2. Whether all the funds will be disbursed regardless of the political stand of those who need the funds? We have heard cases in the past where opposition supporters have been denied to certain benefits even though they are entitled to. With MIC behind the manager’s seat, will they be professional enough to ensure dirty politics and political affiliations biasness stays out from the management of the funds?

This is because allegations of abuse of public funds by politicians or the manner in which the said money was disbursed have surfaced before:-

PKR today claimed that public money meant to fund activities of the Women, Family and Community Development Ministry has been channelled to pay for the activities of Wanita Umno . PKR Wanita chief Zuraidah Kamaruddin today said the funds were channelled to the Council of Women and Family Development under the ministry.

The council was established in 2001 during the tenure of Shahrizat Abdul Jalil as its minister. Shahrizat is also the Wanita Umno chief. According to Zuraidah, the council was initially made up of women state executive council (exco) members nationally. But she claimed that over time the membership of the council has been hijacked by Wanita Umno.

(Source)

And;

The government has promised millions of ringgit to upgrade Tamil schools in the country but one question still remains. Would the millions really be spent on the reconstruction of these schools or would it go to crony contractors; or be channeled back to the government? The lack of transparency in releasing the funds had raised heckles from non-governmental organisations, who wanted a system to streamline funds to ensure it reached the “target” group fast.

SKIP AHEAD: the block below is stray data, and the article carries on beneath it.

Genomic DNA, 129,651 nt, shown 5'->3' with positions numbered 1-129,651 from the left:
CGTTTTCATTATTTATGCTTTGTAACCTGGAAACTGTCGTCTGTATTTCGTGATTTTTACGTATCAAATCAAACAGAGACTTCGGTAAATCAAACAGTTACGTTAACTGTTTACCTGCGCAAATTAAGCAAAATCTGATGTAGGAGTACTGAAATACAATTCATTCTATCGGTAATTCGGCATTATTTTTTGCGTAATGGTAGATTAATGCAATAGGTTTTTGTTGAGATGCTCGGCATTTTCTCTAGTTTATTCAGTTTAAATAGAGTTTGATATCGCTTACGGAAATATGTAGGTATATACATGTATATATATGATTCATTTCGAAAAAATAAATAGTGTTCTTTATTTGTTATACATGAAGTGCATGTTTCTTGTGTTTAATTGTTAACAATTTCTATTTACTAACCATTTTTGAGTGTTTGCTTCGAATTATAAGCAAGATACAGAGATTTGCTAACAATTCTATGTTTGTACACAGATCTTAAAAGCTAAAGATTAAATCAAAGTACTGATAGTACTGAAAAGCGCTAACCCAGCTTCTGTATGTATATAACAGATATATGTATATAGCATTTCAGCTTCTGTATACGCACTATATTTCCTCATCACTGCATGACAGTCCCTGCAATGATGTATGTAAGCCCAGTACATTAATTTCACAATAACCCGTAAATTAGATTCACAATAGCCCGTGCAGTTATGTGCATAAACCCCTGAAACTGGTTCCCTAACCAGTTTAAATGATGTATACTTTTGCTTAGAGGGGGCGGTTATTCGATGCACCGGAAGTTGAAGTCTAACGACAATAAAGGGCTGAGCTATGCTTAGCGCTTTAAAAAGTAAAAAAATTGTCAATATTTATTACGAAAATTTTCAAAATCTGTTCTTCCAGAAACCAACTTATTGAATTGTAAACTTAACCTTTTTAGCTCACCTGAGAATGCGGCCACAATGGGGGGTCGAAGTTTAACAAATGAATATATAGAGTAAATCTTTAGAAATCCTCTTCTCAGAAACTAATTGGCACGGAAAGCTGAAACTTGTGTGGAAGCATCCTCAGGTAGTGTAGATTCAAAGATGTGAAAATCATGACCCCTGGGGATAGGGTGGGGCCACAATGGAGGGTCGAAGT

He said going by these estimates, in actual fact the government would only complete work amounting to RM33 million out of the RM100 million set aside under the 2012 Budget. “This is because the relevant authorities especially JKR has quoted three-fold prices. While work will be done for RM35 million, the remainder of the allocation will either go back to the government or into the pockets of contractors or cronies given the contracts,” he added.

(Source)

And whilst the “how” and “who” is being worked out, there is another question need to be considered – how and when MIC (or any other political party) will be involved in the management of the funds? Are they going to be the decision makers on who will get what? Are they going to be just managers on paper (for publicity sake) but the real work will be done by professional fund managers?

I am not accusing anything here but we want to know how MIC as the “managers of the fund” is going to ensure that the tax-payers money will be used for the right reasons and for the right persons. This is because whilst the objective and the creation of the RM180 million special fund is welcomed but the manner it will be disbursed and monitored may leave rooms for abuse and for that, we need to ask if we have the best practices in place to manage and deal with public funds? Have we addressed the shortcomings, plugged the leakages and improve on the end delivery in accordance to the objectives that it was intended to? And we should start by not allowing any politicians from one side of the political divide managing these public funds.